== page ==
The seeds of today’s bitter political division were sown in the 1978 Republican primary.


While the outcome of the 2024 presidential nomination race is sure to get the most attention, this spring is sure to include some interesting intra-party agendas. Some of the hallmarks of modern politics are battles over ideological purity, loyalty to party agendas, the crime of not supporting party leaders, and the disappointment of voters who are slow to progress on issues.

This was not always the case. At a time when elected leaders pursued agendas not explicitly endorsed by their own party, at a time when it was considered acceptable to create bipartisan legislation, officials believed other members of the party There was a time when people worked without fear of being “primaries” for not endorsing things. Party members could challenge incumbents without being part of a larger war—often for the direction and soul of the party.

That all changed 45 years ago in the 1978 Republican primary. It was at that moment that the great shift began, and the once common traits of independence and bipartisan notions began to wane.

In the late 1970s, some Republican leaders pledged for the first time to reorganize the party. There used to be many factions within the party — Liberals in the Eastern Establishment, Midwestern Moderates in the Midwest, Conservatives in the South and West — many believe that the best path forward is Conservatives. Fueled by Ronald Reagan’s challenge to Gerald Ford in 1976, the use of more sophisticated direct mail, and frustration over the party’s lack of identity, the 1978 primary was their experiment. chosen as the venue. The first step of this daring group was the purge of infidels.

targeted moderates

Three moderate Republicans climb to the top of the conservative hit list.Anderson is the first target since Illinois hosted its first primary in 1978. Anderson was chairman of the House Republican Party meeting, so beating the party leader at the season-opening election event would draw widespread attention.

Anderson was the right choice as a conservative target. He often strayed from the Republican agenda and took controversial positions, resulting in him losing support in his district and having little campaign experience.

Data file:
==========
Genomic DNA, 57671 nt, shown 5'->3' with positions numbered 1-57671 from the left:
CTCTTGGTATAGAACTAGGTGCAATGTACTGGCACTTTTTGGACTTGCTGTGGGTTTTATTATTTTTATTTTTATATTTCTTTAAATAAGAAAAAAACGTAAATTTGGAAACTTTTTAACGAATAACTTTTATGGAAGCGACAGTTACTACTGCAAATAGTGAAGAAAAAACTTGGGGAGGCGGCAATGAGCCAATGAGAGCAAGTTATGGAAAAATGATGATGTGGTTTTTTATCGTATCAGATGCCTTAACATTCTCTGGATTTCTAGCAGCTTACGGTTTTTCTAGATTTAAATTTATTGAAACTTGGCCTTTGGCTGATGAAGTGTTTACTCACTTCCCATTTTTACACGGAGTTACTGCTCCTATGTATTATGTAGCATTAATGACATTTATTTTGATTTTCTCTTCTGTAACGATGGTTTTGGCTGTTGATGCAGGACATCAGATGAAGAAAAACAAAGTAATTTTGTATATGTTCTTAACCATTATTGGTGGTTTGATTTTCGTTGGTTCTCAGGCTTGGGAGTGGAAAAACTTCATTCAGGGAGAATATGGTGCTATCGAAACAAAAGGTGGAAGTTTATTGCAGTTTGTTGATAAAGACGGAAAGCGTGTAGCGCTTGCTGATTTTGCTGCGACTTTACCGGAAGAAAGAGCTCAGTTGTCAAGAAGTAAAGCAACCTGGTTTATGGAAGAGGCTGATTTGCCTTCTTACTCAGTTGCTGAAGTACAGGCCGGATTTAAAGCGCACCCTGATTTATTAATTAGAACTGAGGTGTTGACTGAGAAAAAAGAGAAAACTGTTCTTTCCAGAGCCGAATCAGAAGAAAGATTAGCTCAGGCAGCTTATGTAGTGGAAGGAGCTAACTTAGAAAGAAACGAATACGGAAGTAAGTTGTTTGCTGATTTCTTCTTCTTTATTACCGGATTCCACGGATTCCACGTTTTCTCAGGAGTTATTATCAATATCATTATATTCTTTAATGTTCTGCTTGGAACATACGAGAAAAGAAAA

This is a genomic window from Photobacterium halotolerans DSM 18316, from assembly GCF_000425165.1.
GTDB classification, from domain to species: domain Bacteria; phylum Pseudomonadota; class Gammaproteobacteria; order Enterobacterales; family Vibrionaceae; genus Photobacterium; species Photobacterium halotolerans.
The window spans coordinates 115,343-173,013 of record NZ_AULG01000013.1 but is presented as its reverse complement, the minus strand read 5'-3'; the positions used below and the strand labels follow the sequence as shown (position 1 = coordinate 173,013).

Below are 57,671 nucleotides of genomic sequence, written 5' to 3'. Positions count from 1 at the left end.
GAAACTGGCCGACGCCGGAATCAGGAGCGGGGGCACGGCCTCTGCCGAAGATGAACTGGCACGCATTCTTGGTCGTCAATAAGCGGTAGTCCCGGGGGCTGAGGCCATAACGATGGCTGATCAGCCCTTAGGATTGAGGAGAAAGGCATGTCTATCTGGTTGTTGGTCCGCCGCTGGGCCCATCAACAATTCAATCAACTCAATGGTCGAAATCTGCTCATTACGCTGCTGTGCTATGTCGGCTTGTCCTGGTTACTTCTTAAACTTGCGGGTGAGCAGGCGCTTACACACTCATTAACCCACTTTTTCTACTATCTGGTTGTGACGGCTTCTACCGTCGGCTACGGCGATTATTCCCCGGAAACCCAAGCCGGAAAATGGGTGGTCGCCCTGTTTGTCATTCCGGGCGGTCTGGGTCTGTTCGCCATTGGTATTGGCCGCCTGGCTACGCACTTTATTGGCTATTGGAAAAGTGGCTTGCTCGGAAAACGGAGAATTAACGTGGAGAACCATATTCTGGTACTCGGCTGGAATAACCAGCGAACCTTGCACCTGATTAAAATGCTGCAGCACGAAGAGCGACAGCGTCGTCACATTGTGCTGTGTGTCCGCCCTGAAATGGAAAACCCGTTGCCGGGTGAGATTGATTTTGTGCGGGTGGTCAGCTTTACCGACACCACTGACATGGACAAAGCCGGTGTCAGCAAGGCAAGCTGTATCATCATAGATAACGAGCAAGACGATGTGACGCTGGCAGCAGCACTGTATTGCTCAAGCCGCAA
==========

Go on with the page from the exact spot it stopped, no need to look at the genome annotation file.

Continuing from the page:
His opponent was Don Lyon, a televangelist with conservative beliefs and values ​​and media experience. This was not a symbolic opposition. Although Lyon was a novice in politics, he devoted himself to the election campaign and ran for victory.

Anderson tried to ignore the challenge, but was quickly unsuccessful. Lyon raised funds through her direct mail, attended candidate training his workshops, hired experienced election administrators, and received support from conservatives across the country.

Lyon built its campaign around some of the same issues that still divide voters today, including tax cuts, abortion, handgun registration, foreign aid, government spending policies, and issues of the time such as the ERA and the Panama Canal Treaty. Did. Polls show Lyon is on the rise.

Anderson was an impressive Congressman. He possessed an encyclopedic knowledge of law. He was a news media favourite, so he made frequent appearances on national television. To strengthen his Republican credentials, Anderson persuaded prominent Republicans to campaign for him. Starring Ford, Henry Kissinger and Jack Kemp. Anderson raised a lot of money, hired a political consulting firm, and aired his commercials on television. All of these were things he had never done before. In March 1978, aided by a large turnout, Anderson defeated Lyon by his 58% to 42%.

scars that remain today

Case and Brooke were unhappy. Bold by nearly knocking out Anderson, the conservatives took power against them. Case lost his primary in June. Brooke barely survived the September challenge, but suffered a double-digit loss in November. Rather than face another challenge, this would be Anderson’s final term.

Anderson won the election, but conservatives won the war because of the spirit and direction of the party. It became unacceptable to deviate from party legitimacy. Cooperating with Democrats on legislation was frowned upon. Disloyalty to the party became an open wound. Those who questioned the party’s ethos were often on the challenger’s hit list.

45 years later, we still suffer from these scars. If any politician, whether it’s Liz Cheney, Joe Manchin, or Mike Pence, chooses to speak for themselves, they risk their careers to do so. We ask—why has it become so important to be aligned and so wrong to work together for the common good?

Jim Mason said,Don’t Hesitate: The 1980 John B. Anderson Presidential Campaign.” He lives in New York City.

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Written by Natalia Chi

Chicago Popular; Chicago breaking news, weather and live video. Covering local politics, health, traffic and sports for Chicago, the suburbs and northwest Indiana.

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